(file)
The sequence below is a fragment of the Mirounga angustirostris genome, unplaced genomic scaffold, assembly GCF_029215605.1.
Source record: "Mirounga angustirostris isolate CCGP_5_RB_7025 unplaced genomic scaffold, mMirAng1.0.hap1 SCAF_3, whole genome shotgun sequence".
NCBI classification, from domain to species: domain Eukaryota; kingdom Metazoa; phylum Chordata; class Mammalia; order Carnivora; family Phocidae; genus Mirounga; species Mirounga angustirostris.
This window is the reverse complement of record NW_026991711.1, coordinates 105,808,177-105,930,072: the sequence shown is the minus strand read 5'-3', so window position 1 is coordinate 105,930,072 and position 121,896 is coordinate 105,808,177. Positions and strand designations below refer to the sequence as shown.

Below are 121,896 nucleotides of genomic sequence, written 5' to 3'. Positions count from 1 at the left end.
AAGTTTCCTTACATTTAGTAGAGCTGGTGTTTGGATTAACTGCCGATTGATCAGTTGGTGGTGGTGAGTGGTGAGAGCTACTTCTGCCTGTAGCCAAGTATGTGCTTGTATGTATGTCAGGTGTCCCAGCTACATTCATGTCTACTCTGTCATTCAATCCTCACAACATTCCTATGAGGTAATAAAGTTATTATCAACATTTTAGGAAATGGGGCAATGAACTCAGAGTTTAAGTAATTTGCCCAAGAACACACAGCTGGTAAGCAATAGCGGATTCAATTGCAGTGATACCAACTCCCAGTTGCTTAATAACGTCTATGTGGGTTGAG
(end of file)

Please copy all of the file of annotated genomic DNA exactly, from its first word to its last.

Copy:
The sequence below is a fragment of the Mirounga angustirostris genome, unplaced genomic scaffold, assembly GCF_029215605.1.
Source record: "Mirounga angustirostris isolate CCGP_5_RB_7025 unplaced genomic scaffold, mMirAng1.0.hap1 SCAF_3, whole genome shotgun sequence".
NCBI classification, from domain to species: domain Eukaryota; kingdom Metazoa; phylum Chordata; class Mammalia; order Carnivora; family Phocidae; genus Mirounga; species Mirounga angustirostris.
This window is the reverse complement of record NW_026991711.1, coordinates 105,808,177-105,930,072: the sequence shown is the minus strand read 5'-3', so window position 1 is coordinate 105,930,072 and position 121,896 is coordinate 105,808,177. Positions and strand designations below refer to the sequence as shown.

Below are 121,896 nucleotides of genomic sequence, written 5' to 3'. Positions count from 1 at the left end.
AAGTTTCCTTACATTTAGTAGAGCTGGTGTTTGGATTAACTGCCGATTGATCAGTTGGTGGTGGTGAGTGGTGAGAGCTACTTCTGCCTGTAGCCAAGTATGTGCTTGTATGTATGTCAGGTGTCCCAGCTACATTCATGTCTACTCTGTCATTCAATCCTCACAACATTCCTATGAGGTAATAAAGTTATTATCAACATTTTAGGAAATGGGGCAATGAACTCAGAGTTTAAGTAATTTGCCCAAGAACACACAGCTGGTAAGCAATAGCGGATTCAATTGCAGTGATACCAACTCCCAGTTGCTTAATAACGTCTATGTGGGTTGAG